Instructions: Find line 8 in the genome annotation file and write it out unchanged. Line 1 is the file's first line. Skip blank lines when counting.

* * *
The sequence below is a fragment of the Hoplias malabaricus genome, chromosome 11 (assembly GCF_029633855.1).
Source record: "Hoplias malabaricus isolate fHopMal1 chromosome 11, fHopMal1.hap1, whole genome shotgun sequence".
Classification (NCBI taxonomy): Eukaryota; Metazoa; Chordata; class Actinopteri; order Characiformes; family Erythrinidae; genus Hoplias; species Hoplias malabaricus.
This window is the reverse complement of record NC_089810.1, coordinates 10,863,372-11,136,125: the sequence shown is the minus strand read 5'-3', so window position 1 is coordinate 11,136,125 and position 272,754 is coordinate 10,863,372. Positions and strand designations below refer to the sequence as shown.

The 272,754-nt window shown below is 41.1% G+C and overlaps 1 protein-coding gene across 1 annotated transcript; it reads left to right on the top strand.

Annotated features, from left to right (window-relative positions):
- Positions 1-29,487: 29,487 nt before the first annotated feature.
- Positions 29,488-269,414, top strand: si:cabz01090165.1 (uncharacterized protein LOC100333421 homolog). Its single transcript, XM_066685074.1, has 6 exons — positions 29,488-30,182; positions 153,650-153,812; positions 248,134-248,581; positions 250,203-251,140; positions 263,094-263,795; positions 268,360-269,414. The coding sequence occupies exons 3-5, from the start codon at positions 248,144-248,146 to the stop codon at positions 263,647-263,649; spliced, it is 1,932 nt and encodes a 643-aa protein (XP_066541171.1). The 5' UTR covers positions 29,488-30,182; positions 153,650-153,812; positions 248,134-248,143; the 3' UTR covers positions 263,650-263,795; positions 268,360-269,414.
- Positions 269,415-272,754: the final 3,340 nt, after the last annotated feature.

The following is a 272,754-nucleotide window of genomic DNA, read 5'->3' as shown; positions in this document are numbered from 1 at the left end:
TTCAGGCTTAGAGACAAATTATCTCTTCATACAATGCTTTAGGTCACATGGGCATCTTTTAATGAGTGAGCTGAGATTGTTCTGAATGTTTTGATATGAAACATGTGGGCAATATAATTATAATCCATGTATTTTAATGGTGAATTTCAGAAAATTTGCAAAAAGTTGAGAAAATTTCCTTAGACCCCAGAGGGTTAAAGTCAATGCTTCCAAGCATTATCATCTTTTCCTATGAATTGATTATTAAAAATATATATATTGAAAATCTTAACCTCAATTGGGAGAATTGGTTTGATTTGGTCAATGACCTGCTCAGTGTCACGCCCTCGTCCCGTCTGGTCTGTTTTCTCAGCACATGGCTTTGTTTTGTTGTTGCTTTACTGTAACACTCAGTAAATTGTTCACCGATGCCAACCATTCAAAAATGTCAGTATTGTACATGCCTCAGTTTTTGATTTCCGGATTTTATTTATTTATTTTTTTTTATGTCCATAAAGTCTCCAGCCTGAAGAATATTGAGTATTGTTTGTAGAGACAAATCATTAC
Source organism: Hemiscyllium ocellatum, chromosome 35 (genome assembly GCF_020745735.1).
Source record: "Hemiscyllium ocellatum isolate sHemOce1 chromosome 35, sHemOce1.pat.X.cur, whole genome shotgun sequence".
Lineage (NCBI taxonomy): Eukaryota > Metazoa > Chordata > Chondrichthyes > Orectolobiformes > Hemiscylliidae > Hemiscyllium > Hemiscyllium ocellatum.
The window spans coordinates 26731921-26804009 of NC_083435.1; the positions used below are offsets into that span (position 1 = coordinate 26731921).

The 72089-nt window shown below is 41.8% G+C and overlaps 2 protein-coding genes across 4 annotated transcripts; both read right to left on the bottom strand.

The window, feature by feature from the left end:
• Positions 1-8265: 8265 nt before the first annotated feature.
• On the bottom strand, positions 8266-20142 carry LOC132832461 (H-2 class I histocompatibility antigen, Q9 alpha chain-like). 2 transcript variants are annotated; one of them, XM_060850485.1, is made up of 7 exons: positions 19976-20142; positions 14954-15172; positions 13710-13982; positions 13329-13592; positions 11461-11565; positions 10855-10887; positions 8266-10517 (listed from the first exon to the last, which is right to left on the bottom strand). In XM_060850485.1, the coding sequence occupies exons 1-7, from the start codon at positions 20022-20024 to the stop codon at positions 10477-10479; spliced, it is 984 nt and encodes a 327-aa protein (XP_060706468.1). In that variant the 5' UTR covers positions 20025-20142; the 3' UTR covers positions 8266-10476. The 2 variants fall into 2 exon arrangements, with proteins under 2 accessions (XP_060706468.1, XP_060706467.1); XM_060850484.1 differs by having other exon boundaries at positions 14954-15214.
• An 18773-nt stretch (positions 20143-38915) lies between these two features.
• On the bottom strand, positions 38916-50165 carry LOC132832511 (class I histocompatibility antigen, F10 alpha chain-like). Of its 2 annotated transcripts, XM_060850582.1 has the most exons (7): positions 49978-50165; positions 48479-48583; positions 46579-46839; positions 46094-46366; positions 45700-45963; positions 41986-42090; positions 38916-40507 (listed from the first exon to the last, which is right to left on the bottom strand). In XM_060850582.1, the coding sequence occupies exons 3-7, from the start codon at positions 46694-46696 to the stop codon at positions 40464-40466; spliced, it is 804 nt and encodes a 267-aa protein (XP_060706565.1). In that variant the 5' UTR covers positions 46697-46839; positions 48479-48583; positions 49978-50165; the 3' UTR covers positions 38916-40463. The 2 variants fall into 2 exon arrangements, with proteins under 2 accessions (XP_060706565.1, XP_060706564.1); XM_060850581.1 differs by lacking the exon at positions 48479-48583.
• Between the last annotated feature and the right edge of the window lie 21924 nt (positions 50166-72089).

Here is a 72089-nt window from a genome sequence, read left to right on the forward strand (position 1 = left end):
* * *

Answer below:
- Positions 29,488-269,414, top strand: si:cabz01090165.1 (uncharacterized protein LOC100333421 homolog). Its single transcript, XM_066685074.1, has 6 exons — positions 29,488-30,182; positions 153,650-153,812; positions 248,134-248,581; positions 250,203-251,140; positions 263,094-263,795; positions 268,360-269,414. The coding sequence occupies exons 3-5, from the start codon at positions 248,144-248,146 to the stop codon at positions 263,647-263,649; spliced, it is 1,932 nt and encodes a 643-aa protein (XP_066541171.1). The 5' UTR covers positions 29,488-30,182; positions 153,650-153,812; positions 248,134-248,143; the 3' UTR covers positions 263,650-263,795; positions 268,360-269,414.